U.S. stocks fell, with the Standard & Poor’s 500 Index headed for the worst week since January, after disappointing results from JPMorgan Chase & Co. Treasuries rose and oil hit a five-week high.
The S&P 500 dropped 0.3 percent at 12:10 p.m. in New York. The Nasdaq Composite Index lost 0.2 percent as technology shares fluctuated after the biggest selloff since 2011. The Stoxx Europe 600 Index declined 1.4 percent. The 10-year Treasury yield lost two basis points to 2.63 percent while 30-year yields hit a nine-month low. The dollar snapped five days of losses as investor risk appetite shrank.
The S&P 500 has fallen 2 percent this week, after sinking 2.1 percent yesterday on concern that valuations aren’t justified as earnings start. JPMorgan, the first major bank to report, fell 3.1 percent after profit dropped on lower revenue from fixed-income trading and mortgages. Consumer confidence rose in April to the highest level since July. China’s producer price index declined 2.3 percent in March, adding to signs of weak demand after data yesterday showed shrinking trade.
“You need to shake out some of the speculative money and throw water on the irrational exuberance,” Randy Frederick, managing director of trading and derivatives at Charles Schwab Corp. which manages $2.2 trillion in client assets, said in a phone interview. “It’s a good reminder that markets don’t go straight up. While the long-term is positive we need to have these steps back along the way. We need this kind of pullback.”
The S&P 500 is down 3.2 percent from a record close on April 2. The Nasdaq, which has lost 6.9 percent from a March high, plunged 3.1 percent yesterday, the most since November 2011. A gauge of Internet stocks had it biggest slide since 2011, while biotechnology shares approached a bear market.
The Thomson Reuters/University of Michigan preliminary April index of sentiment rose more than forecast, boosted by further improvement in the labor market that will provide some traction for the economy after a weather-related slowdown.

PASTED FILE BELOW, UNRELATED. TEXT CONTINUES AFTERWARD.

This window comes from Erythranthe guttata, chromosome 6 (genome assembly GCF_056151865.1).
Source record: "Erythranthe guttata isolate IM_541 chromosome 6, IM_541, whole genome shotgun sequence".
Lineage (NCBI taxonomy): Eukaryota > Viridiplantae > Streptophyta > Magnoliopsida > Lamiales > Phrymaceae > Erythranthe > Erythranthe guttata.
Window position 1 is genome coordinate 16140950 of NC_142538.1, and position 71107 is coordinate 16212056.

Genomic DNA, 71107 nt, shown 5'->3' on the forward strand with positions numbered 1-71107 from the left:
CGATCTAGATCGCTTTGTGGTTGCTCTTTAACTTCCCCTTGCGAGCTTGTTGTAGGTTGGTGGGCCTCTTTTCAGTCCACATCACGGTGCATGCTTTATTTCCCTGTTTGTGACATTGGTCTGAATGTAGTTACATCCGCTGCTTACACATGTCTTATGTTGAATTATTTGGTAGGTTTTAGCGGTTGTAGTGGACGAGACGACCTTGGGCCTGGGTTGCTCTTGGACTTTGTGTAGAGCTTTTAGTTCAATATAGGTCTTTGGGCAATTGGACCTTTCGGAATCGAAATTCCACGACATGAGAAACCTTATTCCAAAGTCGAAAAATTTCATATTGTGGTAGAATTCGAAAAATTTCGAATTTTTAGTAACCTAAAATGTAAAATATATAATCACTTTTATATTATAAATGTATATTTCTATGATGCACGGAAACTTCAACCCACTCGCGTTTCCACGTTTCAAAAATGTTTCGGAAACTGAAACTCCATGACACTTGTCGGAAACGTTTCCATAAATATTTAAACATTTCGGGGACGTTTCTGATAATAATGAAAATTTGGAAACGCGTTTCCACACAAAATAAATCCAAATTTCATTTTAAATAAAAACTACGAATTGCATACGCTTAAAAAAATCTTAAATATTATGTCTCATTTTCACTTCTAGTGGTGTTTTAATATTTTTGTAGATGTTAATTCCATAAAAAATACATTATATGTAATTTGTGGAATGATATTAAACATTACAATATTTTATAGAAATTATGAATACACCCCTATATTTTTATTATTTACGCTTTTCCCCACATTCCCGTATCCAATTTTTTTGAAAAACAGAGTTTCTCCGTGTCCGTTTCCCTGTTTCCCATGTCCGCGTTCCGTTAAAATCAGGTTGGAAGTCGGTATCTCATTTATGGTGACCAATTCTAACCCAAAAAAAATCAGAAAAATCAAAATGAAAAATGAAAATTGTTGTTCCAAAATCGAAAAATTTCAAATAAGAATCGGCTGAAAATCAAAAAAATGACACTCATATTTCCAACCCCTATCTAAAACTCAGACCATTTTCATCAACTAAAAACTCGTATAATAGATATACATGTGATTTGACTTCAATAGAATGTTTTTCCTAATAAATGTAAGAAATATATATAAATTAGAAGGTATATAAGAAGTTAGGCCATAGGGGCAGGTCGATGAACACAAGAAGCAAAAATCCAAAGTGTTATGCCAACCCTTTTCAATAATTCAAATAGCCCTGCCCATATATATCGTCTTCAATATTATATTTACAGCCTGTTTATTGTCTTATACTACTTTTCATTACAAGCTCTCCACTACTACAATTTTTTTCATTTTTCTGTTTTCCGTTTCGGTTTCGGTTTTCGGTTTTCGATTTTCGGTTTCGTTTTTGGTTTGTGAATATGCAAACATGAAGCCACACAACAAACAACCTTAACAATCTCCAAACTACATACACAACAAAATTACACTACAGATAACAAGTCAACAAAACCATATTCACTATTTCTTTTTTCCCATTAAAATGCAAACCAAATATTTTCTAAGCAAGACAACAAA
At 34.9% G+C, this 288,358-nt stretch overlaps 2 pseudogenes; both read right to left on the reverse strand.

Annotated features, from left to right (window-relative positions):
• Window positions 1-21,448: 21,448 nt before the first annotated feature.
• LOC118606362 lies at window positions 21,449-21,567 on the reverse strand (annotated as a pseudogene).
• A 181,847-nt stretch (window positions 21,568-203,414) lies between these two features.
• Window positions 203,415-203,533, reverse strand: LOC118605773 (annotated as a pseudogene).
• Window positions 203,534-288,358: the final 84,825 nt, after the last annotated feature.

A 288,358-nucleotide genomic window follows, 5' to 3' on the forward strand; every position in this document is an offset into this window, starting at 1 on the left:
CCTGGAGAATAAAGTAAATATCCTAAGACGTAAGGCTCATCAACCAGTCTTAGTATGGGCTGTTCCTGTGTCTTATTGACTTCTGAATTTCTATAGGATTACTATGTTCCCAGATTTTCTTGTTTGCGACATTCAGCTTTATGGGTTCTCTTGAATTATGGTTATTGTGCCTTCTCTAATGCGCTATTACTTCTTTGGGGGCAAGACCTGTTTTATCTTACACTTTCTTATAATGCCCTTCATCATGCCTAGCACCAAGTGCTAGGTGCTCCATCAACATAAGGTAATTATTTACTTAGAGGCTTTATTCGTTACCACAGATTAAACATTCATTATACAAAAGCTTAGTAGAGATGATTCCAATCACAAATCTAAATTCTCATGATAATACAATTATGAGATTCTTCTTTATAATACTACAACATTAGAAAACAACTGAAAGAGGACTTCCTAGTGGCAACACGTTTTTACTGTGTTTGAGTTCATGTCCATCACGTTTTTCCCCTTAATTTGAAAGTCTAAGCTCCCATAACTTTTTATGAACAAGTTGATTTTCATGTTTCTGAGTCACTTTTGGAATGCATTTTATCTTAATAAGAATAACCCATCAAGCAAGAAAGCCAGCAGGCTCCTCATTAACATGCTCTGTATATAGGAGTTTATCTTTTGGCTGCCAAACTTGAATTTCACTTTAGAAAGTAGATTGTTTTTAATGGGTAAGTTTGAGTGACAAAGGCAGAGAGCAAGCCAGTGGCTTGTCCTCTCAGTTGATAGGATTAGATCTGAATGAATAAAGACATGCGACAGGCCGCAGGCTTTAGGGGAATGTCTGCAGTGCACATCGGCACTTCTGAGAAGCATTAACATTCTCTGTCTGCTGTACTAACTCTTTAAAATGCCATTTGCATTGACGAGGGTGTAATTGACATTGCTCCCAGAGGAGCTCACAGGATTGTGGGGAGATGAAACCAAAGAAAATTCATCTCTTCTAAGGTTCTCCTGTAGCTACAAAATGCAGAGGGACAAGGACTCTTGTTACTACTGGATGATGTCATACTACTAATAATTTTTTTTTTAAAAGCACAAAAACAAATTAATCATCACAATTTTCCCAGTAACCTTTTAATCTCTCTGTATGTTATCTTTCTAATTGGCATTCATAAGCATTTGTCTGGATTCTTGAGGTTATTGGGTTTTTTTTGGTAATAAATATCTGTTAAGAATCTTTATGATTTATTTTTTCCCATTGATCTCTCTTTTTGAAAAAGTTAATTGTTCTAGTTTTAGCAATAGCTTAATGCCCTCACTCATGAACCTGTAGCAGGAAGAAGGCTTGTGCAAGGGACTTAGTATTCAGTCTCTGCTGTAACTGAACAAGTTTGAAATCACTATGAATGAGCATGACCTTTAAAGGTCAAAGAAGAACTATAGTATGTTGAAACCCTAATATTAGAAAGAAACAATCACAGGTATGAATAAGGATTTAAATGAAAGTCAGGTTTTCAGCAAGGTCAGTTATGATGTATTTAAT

Investors have been anticipating corporate earnings reports to gauge how much weather effected results. Profit for members of the S&P 500 probably fell 0.9 percent in the first quarter, analysts now forecast, after anticipating a 6.6 percent rise in January. Sales increased 2.6 percent, according to projections.
Analysts have reduced earnings estimates more than they usually do over the last three months, according to Goldman Sachs Group Inc. strategists led by David Kostin. Average profit forecasts for S&P 500 companies fell about 4 percent in the first quarter, a percentage point more than normal, they wrote.
The selloff that began last week was sparked by growing concern that valuations may be too high as earnings season begins. The Nasdaq Composite trades at 35 times reported earnings of the companies in the index. That’s double the ratio for the S&P 500, which trades at about 17 times earnings.
Wells Fargo & Co. added 1.6 percent after the most profitable bank in 2013 said earnings rose 14 percent as fewer customers missed loan payments. Bed Bath & Beyond Inc. tumbled the most in three months yesterday after profit fell short of estimates.
“We can still get decent earnings, but all in all, the total level of earnings will probably not grow as much as expected,” Nicola Marinelli, who helps oversee $200 million at Sturgeon Capital Ltd. in London, said by telephone. “Earnings will have subdued growth.”
Alcoa Inc. unofficially started the earnings season on April 8. About 54 companies in the S&P 500 are scheduled to report results next week, including Coca-Cola Co., Goldman Sachs Group Inc., Google Inc. and General Electric Co.